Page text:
December 18, 2017

The Fault in our Stars is a modern Romeo and Juliet

fault in our stars movieRated PG-13, 2 hours 6 minutes

Julie Samrick

Hazel is a 17-year-old with terminal cancer who starts going to support group to deal with her depression. She meets fellow teen Augustus Waters, whose vivacious personality soon rubs off on Hazel. Everything is wonderful except for the one fault in their stars- a nod to a line in Shakespeare’s Julius Caesar. Though in remission, Augustus lost a leg during his own earlier cancer diagnosis and Hazel must lug an oxygen tank everywhere she goes. Limitations like these are a constant reminder of their immortality and keep them from acting like carefree teens, which they both desperately want.


The Fault in our Stars is a deep, sobering film following two kids who seem much older than they are. One friend in my book club couldn’t finish the novel because, “They talk like grown ups…I couldn’t stand it,” she said. It’s hard to believe it’s teens talking as they discuss literature, life and the metaphysical.


“They’re so mature!” my seventh grader said after the movie. Even though The Fault in our Stars is a children’s book bestseller right now, he thought the film was boring. We heard some high school girls sniffling throughout- and that’s the target audience.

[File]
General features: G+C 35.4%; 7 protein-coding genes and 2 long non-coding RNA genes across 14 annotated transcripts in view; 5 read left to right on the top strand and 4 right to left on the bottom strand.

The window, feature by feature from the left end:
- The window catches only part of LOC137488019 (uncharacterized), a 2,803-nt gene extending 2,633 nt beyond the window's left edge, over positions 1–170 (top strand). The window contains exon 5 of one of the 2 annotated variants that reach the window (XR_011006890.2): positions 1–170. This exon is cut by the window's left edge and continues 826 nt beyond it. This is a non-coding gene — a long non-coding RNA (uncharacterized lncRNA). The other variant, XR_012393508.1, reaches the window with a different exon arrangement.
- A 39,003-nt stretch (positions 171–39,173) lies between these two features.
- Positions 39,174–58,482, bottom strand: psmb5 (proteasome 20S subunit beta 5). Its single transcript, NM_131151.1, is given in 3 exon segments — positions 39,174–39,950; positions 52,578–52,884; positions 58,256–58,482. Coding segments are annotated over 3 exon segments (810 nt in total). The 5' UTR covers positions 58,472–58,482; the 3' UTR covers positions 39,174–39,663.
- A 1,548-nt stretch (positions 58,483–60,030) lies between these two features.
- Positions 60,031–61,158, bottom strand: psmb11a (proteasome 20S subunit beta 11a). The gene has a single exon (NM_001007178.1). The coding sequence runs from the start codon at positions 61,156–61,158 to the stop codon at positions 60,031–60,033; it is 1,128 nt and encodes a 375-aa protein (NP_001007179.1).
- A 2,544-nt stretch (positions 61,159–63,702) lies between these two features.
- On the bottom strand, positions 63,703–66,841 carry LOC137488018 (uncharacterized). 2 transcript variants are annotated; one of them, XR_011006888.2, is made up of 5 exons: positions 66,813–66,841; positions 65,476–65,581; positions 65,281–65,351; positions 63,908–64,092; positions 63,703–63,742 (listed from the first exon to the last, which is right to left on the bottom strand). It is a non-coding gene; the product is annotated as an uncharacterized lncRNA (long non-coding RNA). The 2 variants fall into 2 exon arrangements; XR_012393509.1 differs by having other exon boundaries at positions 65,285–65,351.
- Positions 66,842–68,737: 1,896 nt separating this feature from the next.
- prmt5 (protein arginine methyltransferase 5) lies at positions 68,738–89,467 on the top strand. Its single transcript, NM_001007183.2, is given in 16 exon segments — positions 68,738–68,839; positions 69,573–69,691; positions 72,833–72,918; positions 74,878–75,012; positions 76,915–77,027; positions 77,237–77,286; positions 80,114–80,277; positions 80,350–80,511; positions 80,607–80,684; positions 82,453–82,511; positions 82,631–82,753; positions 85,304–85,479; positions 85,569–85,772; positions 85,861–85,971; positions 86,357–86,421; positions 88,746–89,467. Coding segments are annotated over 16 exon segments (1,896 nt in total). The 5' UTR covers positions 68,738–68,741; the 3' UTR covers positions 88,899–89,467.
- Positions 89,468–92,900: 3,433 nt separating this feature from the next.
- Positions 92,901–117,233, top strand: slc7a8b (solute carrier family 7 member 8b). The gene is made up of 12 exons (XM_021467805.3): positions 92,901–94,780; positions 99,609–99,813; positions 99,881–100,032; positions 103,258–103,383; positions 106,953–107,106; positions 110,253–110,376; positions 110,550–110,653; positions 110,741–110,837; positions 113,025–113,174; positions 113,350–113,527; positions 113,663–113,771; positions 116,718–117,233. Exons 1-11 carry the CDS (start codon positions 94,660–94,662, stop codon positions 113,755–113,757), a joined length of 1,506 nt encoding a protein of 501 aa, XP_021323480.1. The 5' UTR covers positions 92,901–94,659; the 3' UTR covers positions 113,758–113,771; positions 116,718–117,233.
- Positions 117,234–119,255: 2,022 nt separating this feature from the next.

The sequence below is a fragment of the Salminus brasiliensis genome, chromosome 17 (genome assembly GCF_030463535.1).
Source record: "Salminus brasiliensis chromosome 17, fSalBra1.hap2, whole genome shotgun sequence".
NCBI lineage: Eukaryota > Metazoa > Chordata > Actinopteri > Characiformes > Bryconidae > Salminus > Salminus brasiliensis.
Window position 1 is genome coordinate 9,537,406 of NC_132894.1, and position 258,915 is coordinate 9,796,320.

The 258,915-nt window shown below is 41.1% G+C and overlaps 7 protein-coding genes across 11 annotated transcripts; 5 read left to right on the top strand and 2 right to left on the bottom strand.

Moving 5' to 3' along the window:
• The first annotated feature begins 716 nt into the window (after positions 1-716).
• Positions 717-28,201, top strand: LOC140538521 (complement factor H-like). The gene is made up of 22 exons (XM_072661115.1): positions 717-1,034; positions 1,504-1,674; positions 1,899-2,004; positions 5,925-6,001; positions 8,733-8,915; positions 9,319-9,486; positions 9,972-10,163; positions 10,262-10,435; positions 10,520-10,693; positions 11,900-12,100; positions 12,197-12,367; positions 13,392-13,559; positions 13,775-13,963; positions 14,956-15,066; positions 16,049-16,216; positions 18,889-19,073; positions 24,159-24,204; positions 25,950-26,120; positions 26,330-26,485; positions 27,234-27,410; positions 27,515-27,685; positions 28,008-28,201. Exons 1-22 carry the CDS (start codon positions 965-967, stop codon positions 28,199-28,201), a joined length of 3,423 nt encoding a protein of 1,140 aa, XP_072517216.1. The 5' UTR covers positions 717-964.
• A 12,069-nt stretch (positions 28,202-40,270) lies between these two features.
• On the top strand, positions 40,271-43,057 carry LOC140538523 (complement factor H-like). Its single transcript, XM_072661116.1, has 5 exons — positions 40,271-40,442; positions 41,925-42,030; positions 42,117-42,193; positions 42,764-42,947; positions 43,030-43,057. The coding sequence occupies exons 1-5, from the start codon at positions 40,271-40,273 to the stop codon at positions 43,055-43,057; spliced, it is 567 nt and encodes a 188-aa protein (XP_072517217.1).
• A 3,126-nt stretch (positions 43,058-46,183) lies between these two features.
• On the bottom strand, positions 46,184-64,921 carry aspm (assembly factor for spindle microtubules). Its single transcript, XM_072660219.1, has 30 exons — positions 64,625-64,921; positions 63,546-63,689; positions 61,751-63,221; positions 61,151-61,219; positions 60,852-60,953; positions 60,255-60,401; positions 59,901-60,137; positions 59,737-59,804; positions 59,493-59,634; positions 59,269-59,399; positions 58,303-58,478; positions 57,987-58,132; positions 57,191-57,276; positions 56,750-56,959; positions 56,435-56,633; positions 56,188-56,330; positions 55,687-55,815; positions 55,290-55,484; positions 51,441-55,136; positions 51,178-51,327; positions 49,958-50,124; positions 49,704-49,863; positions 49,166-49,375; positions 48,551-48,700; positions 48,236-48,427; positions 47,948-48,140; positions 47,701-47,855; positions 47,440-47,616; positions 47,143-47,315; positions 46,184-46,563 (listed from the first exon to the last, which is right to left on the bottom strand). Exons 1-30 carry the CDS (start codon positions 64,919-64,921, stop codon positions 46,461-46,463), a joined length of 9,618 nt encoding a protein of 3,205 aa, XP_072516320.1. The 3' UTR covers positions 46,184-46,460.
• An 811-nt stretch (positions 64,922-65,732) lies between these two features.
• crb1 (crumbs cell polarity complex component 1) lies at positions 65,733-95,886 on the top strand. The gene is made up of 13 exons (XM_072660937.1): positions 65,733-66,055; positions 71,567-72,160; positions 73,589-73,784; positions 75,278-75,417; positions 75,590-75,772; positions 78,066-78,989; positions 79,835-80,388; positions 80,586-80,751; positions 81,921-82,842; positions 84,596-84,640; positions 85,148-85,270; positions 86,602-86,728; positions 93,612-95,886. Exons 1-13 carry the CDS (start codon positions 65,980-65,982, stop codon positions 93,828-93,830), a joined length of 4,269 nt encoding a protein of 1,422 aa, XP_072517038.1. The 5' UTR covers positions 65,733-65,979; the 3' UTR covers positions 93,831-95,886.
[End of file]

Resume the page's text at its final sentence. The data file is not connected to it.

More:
Kid Focused grades for The Fault in our Stars (taking to account it’s PG-13)


Compelling story line- B

What would it feel like to be young and dying?  Hazel and Augustus are the epitome of teenagers who feel they don’t belong, a theme popular with teens because they can identify with it.


Strong message- B

Strong relationships can help us through our darkest times. There are anti-establishment, bucking authority themes that seem harmless on the surface because the teens are sick.


Leading character is a role model- B

Hazel and Augustus care deeply for each other and for their friends and family, unlike the other, healthy teens depicted as self-absorbed. If they hadn’t had sex in the film they’d get a higher grade.


Sexual or adult content – D

Cigarettes play a central part in the story. Though he never lights up, Augustus nearly always has a cigarette in his mouth as a metaphor that he can be close to something that can kill him, but choose to give it the power to do so or not.

There are plenty of conversations it’s hard to believe teenagers would have.

As for their love story, it’s very sweet until they go from first kiss to having sex.

When they visit an author they both like they are served champagne and ask for another bottle. There is even a tie back to the title in this scene- “We bottled the stars for you,” the waiter says. The parents, perhaps because they’re so glad their children are alive, seem to look past their kids’ adult behavior.


Language and Violence- C

Swear words are peppered throughout. Graphic medical scenes could be upsetting to children under 14.


Overall Kid Focused Grade for The Fault in our Stars: C+




  1. Englishteacher says:

    “Limitations like these are a constant reminder of their immortality and keep them from acting like carefree teens”

    I think you mean these limitations are reminders of their mortality.

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